Online Courses in SCIENCE
Honors Physics with Lab
Principles of mechanics
Physics is the study of matter, force, and energy, as well as their interactions with one another. Though we seldom realize it, physics is an integral part of our everyday lives. When we drive a car, open a can of soda, turn on a blender, or even just take a walk outside, forces are at work, acting on matter.
Yet analyzing and comprehending those forces is often fraught with difficulty, the concepts seeming unclear or even indecipherable. The laws of physics can often seem counterintuitive: how is it that two objects of different masses fall at the same rate? — Or when a ball is thrown, why does it start falling immediately — as opposed to traveling horizontally for a while and then starting to fall?
Students must have completed Algebra II — specifically, the student must be able to properly manipulate algebraic expressions.
Text to purchase
Students will need the following texts:
Partly in reaction to the difficulty of physics concepts, high school and even college physics courses often "teach" the content by requiring that students memorize and apply formulas. Students who are whizzes at math or good at memorization do well in such classes; the rest are left confused.
Honors Physics at HS College-Bound takes a different approach. Our students always begin by experiencing for themselves specific physical phenomena and understanding their underlying principles. Then and only then do they delve into the mathematical conceptualization of those principles and their algebraic applications.
For our students, this approach has two principal benefits:
- The beauty, logic, and elegance of the physical world are obvious.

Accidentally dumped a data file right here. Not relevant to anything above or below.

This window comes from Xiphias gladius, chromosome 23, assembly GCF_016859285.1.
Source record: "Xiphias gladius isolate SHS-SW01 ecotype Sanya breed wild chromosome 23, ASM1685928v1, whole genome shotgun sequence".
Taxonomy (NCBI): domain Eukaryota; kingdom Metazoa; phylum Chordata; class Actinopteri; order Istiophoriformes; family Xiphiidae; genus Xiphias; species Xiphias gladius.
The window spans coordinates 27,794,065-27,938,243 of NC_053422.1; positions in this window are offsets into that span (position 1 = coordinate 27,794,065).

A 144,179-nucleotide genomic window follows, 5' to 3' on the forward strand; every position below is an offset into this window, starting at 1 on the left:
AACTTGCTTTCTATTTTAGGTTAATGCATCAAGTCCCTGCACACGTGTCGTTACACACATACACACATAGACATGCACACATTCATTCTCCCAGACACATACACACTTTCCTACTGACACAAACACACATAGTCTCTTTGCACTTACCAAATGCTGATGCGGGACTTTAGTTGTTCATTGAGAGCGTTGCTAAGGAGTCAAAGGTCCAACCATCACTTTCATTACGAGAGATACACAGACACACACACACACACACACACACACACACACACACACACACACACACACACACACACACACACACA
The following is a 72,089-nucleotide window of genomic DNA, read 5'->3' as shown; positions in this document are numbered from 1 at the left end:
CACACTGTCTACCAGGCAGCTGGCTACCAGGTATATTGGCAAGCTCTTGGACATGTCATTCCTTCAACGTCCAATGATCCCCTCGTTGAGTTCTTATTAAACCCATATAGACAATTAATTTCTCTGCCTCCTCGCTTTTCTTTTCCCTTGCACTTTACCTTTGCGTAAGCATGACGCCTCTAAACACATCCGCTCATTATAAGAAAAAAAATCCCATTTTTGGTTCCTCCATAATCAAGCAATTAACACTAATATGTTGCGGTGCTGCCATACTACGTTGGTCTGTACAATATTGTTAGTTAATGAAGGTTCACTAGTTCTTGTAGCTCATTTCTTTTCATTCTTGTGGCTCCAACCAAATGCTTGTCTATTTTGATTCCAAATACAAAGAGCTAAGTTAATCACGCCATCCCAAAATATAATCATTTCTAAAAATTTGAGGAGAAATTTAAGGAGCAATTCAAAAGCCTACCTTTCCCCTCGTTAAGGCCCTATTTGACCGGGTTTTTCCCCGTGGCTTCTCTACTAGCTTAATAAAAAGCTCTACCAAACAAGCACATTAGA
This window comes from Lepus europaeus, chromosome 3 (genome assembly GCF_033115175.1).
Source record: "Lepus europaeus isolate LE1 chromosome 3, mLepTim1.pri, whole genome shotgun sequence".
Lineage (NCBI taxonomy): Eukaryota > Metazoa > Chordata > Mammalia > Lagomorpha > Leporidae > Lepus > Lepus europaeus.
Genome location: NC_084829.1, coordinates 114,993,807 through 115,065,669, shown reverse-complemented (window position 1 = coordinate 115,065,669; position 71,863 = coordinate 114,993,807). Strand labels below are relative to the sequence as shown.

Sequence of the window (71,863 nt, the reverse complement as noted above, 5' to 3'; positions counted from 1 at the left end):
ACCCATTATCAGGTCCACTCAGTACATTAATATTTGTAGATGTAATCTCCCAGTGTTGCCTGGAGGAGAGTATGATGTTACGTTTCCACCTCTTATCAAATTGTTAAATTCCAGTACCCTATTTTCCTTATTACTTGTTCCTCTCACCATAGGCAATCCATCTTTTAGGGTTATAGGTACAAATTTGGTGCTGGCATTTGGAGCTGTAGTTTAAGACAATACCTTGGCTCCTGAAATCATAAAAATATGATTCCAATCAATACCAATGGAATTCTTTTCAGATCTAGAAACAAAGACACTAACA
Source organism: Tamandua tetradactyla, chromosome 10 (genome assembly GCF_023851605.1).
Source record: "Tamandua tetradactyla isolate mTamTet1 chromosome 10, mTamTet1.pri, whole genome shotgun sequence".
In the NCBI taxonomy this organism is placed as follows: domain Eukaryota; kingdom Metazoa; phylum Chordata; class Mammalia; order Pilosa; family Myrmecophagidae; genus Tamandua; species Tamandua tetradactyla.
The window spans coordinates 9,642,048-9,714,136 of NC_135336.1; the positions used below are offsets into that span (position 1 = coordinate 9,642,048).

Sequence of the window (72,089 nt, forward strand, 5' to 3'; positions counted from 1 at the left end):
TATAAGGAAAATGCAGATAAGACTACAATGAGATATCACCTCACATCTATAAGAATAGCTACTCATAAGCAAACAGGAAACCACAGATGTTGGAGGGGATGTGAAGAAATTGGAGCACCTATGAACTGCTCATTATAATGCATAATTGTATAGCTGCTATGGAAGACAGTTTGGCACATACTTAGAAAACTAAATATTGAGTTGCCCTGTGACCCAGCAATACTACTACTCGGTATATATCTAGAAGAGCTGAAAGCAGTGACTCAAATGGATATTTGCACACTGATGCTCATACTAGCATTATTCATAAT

- So are the formulas.
So in Honors Physics the students perform experiments and activities primarily to explore mechanics. — Here's a partial list of the topics explored in this course:
About the instructor
Monica Kiehnle-Benitez is a homeschooling mom with a degree in Industrial Engineering; she worked for seven years at a manufacturer of control instruments and accessories for electrical transformers. She is currently working toward her master's degree in applied physics.
Monica began homeschooling with the aim of imparting to her children both a love of learning and a deep understanding of all content. Monica brings those values to her teaching of math and science at HS College-Bound, and she eschews, for instance, superficial and rote learning.
Monica also teaches online courses in Algebra I and Algebra II.
- Analysis of Data
- Kinematics (motion) in one direction
- Kinematics in two directions
- Energy, Work and Power
- Dynamics: Newton's Laws of Motion
- Circular Motion
- Electric Potential
- Electric Fields
- DC Circuits
NEW: Open for registration
FALL 2021 – SPRING 2022
All sessions live & interactive
Students attend three classes
per week, beginning August 30:
Mondays, Wednesdays, & Fridays
11:45 am – 12:45 pm EST
To register a student, click here:
Instructor: Monica Kiehnle
For information on Monica, see here.
To contact the instructor, click here.
Fee for entire year: $ 1340.
Please note: At registration, you will pay
the fee for the fall semester ($ 670); for the
winter-spring semester we will invoice you,
with payment due by September 1, 2021.
Our approach to ...
Sciences at HS College-Bound aim high. We provide in-depth studies for two kinds of students:
- those new to the formal study of science;
- those who have already studied science deeply for years.
Our courses employ college texts, websites from universities, AP-level labs, and in-depth explorations. All content is taught by subject-matter experts who are passionate about their disciplines. In order to ensure learning and mastery of concepts, moreover, the content is taught in a tiered fashion — laying foundational concepts, building up and delving deep into the facts, and reinforcing by looping back to essential concepts covered earlier in the course.
These methods ensure that no student is left behind. Rather, students come away with a full picture of the science and the interconnectedness of topics. Students with more science acumen can learn deeply while students new to the discipline learn comprehensively.